SANTO DOMINGO, DOMINICAN REPUBLIC—There’s a citywide blackout. No street lights, no shop lights—just headlights from passing cars. “This is just your typical Friday night,” Alicia Mendez Medina says, and a bodega worker nods from behind her. Alicia bids her goodbye and we head to Parque Duarte, the place many have described as “the it spot” for nightlife in Santo Domingo. She orders some wine.
“This country is a mess,” she laughs, and pours herself a glass. I can only see her cheekbones and her eyes, her back illuminated by phone flashlights from passersby. We restart our conversation, this time in almost complete darkness.
Specialist warns that causing abortion is always dangerous
Note: Headline does not represent what the specialist said
February 16, 2023
On a daily basis, the country’s health centers receive cases of patients of all ages who have medical complications as a result of induced abortions performed under unsafe conditions that endanger their health and lives. The consequences of having an unsafe abortion, whether because the woman ingested pills or another substance or because it was induced by another person, can range from emotional consequences to permanent anemia, mutilations, irreversible damage to the uterus, and even death.
This is how Dr. César López, president of the Dominican Society of Obstetrics and Gynecology, explains it, noting that in cases like this, where a woman’s life is put in danger, especially if she is an adolescent, no one is innocent, and there are responsibilities from all sectors, including a lack of sexual education in schools and the family itself. “Provoking or inducing an abortion will always be dangerous, and even more so if all the conditions that must be met, such as asepsis, correct anesthesia, and the expertise of the doctor who performs it, are not met,” he explained.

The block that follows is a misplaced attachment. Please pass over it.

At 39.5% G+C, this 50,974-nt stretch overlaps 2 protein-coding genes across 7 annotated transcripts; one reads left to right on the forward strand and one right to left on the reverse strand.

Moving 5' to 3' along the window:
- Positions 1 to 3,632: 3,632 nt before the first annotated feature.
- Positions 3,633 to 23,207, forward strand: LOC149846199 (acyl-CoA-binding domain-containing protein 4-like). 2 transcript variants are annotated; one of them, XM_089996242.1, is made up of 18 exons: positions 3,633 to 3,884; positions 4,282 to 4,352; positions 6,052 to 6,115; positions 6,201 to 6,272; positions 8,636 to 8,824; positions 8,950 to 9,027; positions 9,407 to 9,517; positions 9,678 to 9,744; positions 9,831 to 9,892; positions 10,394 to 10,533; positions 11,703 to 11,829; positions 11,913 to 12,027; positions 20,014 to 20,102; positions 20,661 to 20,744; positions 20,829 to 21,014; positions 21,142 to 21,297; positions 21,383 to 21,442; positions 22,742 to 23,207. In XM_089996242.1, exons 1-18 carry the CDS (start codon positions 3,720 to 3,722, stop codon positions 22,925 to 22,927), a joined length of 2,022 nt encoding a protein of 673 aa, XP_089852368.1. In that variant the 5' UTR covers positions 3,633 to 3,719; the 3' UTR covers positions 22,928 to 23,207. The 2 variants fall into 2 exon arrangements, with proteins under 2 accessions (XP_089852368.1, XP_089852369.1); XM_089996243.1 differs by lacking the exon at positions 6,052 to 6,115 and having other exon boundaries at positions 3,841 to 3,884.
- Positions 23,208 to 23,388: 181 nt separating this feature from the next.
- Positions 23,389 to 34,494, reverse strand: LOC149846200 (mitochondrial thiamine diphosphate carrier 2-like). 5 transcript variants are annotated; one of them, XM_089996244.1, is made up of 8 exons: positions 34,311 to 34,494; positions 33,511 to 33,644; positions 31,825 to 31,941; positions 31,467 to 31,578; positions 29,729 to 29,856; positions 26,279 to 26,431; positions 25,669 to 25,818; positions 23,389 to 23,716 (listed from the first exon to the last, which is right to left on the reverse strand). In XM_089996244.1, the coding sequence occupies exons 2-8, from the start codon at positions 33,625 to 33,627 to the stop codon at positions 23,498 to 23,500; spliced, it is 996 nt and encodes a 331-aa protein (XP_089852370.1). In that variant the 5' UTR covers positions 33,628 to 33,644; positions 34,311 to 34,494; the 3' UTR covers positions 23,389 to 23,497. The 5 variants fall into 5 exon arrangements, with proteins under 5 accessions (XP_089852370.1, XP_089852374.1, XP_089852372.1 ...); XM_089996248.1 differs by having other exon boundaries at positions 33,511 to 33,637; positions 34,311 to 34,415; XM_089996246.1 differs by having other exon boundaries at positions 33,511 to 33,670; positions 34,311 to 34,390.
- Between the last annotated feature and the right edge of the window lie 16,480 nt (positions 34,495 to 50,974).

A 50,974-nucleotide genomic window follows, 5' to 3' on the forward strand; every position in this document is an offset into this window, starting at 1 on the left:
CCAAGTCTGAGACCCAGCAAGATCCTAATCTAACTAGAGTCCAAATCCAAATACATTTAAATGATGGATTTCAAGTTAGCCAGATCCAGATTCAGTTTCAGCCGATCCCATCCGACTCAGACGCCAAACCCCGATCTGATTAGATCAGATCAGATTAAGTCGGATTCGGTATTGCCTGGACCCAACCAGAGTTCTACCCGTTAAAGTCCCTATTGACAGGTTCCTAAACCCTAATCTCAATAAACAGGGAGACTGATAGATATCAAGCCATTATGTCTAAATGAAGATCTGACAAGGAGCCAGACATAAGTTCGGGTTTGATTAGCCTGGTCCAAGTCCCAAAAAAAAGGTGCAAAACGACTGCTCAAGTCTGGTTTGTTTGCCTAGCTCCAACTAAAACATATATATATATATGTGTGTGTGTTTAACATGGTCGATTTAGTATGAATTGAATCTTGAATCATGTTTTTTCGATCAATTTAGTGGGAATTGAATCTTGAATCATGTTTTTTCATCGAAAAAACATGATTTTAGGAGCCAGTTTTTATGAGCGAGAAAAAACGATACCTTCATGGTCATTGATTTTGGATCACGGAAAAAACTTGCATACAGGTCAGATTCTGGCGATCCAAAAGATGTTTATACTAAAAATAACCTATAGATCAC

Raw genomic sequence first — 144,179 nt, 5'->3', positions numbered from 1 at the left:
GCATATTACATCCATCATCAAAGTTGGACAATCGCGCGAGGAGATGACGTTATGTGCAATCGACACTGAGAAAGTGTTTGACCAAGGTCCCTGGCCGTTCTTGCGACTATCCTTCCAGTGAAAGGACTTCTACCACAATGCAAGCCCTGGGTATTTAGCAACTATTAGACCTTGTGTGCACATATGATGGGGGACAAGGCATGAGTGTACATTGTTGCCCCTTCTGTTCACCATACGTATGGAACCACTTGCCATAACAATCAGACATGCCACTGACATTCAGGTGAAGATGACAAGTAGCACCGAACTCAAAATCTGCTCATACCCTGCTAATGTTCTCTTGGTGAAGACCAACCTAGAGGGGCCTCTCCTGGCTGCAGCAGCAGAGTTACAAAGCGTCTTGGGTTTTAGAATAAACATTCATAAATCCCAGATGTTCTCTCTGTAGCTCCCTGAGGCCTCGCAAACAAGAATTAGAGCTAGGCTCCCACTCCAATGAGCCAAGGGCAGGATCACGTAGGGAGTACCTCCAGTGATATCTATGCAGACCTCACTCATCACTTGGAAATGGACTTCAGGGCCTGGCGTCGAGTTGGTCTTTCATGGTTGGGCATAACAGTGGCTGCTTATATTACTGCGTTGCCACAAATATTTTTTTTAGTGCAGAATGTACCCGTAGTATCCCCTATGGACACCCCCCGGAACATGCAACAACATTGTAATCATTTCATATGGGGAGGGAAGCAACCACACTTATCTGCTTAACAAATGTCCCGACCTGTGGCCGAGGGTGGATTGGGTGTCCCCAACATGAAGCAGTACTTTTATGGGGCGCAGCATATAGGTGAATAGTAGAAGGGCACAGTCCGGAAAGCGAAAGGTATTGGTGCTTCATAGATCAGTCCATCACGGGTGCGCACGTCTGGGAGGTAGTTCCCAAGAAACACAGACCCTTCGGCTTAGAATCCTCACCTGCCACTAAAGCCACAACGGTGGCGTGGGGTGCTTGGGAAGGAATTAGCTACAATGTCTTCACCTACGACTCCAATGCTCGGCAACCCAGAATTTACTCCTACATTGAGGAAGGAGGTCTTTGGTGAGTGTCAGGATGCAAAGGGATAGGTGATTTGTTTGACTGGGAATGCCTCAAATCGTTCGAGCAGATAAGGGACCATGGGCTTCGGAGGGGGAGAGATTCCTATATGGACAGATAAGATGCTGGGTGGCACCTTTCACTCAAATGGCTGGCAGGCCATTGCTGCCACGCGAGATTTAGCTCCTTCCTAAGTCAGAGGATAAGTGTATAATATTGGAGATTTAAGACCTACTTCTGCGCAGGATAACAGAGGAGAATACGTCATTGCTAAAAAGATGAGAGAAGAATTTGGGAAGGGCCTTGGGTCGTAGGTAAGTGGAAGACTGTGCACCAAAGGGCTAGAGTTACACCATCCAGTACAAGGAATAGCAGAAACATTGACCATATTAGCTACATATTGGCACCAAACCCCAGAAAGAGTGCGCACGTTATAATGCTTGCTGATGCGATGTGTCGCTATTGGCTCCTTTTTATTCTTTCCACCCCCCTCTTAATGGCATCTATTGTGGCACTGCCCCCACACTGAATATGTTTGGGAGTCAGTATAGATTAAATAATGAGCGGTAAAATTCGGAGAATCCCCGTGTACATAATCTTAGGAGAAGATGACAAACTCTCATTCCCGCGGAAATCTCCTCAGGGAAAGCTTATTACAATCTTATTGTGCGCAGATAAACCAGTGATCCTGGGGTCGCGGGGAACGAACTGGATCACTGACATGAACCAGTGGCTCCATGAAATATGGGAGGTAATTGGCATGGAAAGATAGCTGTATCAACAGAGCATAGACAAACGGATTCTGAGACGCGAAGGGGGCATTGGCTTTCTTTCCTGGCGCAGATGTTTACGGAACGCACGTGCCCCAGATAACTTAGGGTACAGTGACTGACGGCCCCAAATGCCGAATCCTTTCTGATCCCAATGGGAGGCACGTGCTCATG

Advocates say court ruling that decriminalises abortion in rape cases is an important step, but struggle continues.
By Vincent Ricci
7 May 2021
Quito, Ecuador – Women’s rights advocates have hailed a recent court ruling that will ease restrictions on abortion in cases of rape in Ecuador, the latest country in Latin America to be swept up in the “green wave” abortion rights movement.
In a 7-2 vote on April 28, the Constitutional Court of Ecuador deemed unconstitutional a previous ban that outlawed abortions except in cases where a woman’s life was in danger, or if a woman with a mental disability was raped.
Lawmakers Should Enact Proposed Criminal Code Reform
April 22, 2021
Human Rights Watch
(Washington, DC) – The Congress of the Dominican Republic should adopt a proposal to decriminalize abortion in three circumstances as a matter of urgency, Human Rights Watch said today. The country’s total abortion ban, in effect since 1884, threatens women’s health and lives and is incompatible with its international human rights obligations.
Abortion is illegal in the Dominican Republic even when a pregnancy is life-threatening, unviable, or the result of rape or incest. A proposal being debated by Congress would decriminalize abortion in these cases.
Criminalizing abortions is “causing an increase in maternal mortality and morbidity, which places us as one of the countries with the worst health indicators," one medical professional said.
April 14, 2021
By Nicole Acevedo
A promise made on the campaign trail and not kept has now sparked a month of daily protests in the Dominican Republic, one of two dozen nations in the world with a ban on abortions under all circumstances — even when a woman's life is at risk.
Hundreds of women and reproductive-rights advocates began gathering every day outside the executive mansion of President Luis Abinader in mid-March, after Dominican lawmakers failed to decriminalize abortion when a woman's life is in danger, the pregnancy is not viable or in cases of rape or incest.